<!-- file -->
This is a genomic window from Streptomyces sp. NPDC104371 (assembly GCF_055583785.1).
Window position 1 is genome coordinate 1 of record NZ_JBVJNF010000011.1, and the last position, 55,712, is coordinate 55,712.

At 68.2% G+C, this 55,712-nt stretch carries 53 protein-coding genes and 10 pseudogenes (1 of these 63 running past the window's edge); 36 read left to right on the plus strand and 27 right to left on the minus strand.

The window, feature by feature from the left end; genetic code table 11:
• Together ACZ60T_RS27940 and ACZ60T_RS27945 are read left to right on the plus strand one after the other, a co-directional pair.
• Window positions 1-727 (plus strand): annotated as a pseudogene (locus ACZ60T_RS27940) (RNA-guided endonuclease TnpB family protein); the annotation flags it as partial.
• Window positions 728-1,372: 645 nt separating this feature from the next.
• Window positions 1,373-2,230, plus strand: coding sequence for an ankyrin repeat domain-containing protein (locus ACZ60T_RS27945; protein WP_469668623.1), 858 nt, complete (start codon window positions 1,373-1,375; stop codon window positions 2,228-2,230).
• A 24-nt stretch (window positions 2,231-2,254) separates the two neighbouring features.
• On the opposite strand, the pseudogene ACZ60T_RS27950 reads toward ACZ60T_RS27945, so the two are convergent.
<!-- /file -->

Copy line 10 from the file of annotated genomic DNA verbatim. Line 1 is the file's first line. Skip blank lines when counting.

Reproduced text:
• On the opposite strand, the pseudogene ACZ60T_RS27950 reads toward ACZ60T_RS27945, so the two are convergent.